If an exploratory well seems promising, further delineation wells will be drilled to determine the extent of the reservoir (again based on seismic and geologic data).

Once this is done the operator will determine whether the field is economically viable. Is it worth the investment dollars to manufacture a production facility and exploit these resources.

The BP Clair field in the North Sea was discovered in the late 1970's. It is just now going in to production.

So mega projects (Sakhalin Island, Shah Deniz, the AIOC consortium) have already been extensively drilled. And now the production facilities are online, they are producing.


You cannot view the rig market on a regional basis. It is a global market. You are correct that thee is a net loss of rigs out of the GoM but the world market stays the same (less the damaged or destroyed rigs).

We've been losing rigs out of the GoM for years. To Brazil, Western Africa, Asia and anywhere else where local demand outstripped local supply.

The 13 jackups I mentioned are projects I'm currently involved in. They do not make up a comprehensive list of all of the newbuild construction occurring worldwide. India and Japan are adding to their own fleets as well. Rowan has built a new high specification jackup every year for the past 8 years. Noble has upgraded fairly basic semi equipment to deepwater class over the past 7 years.

It is going to be a tight market for offshore equipment for a while. Day rates will reflect this. Expect a lot of long term contracts to be signed at generous terms to the drilling contractors in the next few months.

As with every other boom and bust cycle in the oil industry, we are very much on the up cycle. Build, build, build.

Madoilman -

If there are 13 jackups on order, and the Gulf of Mexico fleet just lost 5 to ARAMCO and 6 to Rita and Katrina, that pretty much eats up the WIP inventory, doesn't it? It leaves a net gain of 2 jackups for the entire world, right?

And if most of the jackups are built overseas, but the production platforms are built locally, that puts production platform construction behind the 8-ball?

Are these good assumptions?

Do you know if we lost any more rigs in the pacific typhoons this season? Just wondering, because Vietnam has become a drilling hotspot...

There are actually 52 drilling rigs currently under construction.
Excellent link. I made the mistake of discounting projects I have already delivered. Without taking into account the necessary year or so after my equipment is instaled before the rig is operational.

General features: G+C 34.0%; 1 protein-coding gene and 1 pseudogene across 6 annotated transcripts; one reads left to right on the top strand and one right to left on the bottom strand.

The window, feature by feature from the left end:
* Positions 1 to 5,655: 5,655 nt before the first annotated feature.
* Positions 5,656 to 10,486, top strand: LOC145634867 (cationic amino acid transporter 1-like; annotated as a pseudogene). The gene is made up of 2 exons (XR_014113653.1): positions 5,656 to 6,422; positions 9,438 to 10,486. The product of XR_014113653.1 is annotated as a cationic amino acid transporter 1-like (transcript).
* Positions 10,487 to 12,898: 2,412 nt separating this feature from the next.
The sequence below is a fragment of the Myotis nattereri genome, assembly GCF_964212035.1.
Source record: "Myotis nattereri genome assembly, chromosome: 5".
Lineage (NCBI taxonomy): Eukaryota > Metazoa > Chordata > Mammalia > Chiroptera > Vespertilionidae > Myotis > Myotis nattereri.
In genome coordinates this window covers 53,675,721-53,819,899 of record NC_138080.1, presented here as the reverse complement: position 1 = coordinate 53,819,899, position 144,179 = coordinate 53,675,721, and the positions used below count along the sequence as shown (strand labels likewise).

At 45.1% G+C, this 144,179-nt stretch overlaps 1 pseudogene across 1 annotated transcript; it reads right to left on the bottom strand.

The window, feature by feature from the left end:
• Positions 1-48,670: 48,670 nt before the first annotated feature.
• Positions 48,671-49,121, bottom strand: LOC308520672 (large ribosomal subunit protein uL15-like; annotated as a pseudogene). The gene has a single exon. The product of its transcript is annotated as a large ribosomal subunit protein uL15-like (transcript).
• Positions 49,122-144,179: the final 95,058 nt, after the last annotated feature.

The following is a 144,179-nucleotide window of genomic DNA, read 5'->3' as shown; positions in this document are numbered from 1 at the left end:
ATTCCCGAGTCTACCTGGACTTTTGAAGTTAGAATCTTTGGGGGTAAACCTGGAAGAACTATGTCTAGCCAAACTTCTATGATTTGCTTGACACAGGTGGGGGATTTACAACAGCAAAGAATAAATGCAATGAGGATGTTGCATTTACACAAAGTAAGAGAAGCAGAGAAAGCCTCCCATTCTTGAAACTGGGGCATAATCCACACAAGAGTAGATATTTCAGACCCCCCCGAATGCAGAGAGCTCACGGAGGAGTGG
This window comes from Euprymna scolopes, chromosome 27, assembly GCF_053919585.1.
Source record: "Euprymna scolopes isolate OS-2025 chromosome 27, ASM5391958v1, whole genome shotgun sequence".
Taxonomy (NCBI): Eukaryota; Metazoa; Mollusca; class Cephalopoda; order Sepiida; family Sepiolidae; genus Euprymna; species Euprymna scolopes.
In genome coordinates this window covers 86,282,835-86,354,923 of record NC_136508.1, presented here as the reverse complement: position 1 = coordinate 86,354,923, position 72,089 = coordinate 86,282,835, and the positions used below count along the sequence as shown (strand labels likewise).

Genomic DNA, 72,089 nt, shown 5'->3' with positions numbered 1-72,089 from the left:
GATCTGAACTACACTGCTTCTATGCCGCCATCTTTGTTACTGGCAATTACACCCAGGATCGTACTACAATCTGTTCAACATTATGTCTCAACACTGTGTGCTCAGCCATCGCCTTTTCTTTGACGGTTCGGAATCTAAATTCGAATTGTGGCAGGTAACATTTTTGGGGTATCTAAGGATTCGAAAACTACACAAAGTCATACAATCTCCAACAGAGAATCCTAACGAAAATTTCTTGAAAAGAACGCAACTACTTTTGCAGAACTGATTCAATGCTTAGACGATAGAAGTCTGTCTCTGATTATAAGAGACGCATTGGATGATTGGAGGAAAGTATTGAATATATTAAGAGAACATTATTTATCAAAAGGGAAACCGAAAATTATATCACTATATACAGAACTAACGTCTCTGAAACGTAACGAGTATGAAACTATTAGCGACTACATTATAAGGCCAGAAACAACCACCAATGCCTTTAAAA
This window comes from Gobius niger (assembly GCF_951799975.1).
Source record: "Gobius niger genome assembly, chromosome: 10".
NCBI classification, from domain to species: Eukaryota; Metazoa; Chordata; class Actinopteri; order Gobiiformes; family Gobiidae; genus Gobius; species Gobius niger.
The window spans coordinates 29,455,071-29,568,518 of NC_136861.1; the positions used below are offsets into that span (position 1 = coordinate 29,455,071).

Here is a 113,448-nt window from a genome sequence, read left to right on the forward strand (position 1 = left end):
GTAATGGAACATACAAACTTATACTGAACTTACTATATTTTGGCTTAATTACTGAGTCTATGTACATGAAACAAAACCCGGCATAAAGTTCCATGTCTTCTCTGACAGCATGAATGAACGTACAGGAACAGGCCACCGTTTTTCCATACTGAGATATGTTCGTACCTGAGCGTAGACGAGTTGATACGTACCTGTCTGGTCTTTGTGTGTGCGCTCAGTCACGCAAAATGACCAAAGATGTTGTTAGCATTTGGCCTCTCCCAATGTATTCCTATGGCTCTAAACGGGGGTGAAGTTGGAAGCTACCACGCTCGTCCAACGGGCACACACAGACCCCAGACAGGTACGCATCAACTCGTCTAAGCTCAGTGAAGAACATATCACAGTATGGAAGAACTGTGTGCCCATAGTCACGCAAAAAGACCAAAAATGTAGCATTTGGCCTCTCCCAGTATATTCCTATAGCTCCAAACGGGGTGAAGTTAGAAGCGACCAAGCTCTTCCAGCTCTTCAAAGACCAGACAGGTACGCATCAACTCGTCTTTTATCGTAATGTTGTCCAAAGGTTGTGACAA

I've delivered or I am a part of 90% of that list.

The root of this thread asks a question that is then ignored in the discussion.  Why rigs aren't built to withstand a category 5 event.  Let me make up some insta-theories(tm).

A category 5 event is an order magnitude stronger than a category 4, and two more than an category 3 - correct?  So presumably the cost sky rockets if you design for that contingency.  That creates a huge disincentive for making the rigs more robust.

I assume the calculation that drives this is mostly about financial flows and insurance rates.  The insurance industry may have, in retrospect, been under estimated the likelihood of these events.  I assume that will change quickly.

I wonder if these guys buy business interruption insurance too?  Raising the quality of the rig is, in effect, a way to buy interruption insurance.  You can use geographic diversification to minimize the extent of the interruption  cheaper, i suspect.

The oil/gas is still there if you lose the rig.  If your fully bought into peak oil then leaving it there for 5-10 years might well be your best course of action.  But I doubt that feeds into planing how robust to make your rig.

Finally none of the externalized effects of a low quality rig are relevant to the rig operator.  If the Northeast freezes it doesn't effect your bottom line.  The only international entity that might force higher quality is the insurance industry.  In the US it's hard to image the political will to force it; well until midwinter.

Just insta-theories(tm).

I think I adequately answered your questions on another thread, here:

IF not, email me and I'l explain, to the best of my ability, futher.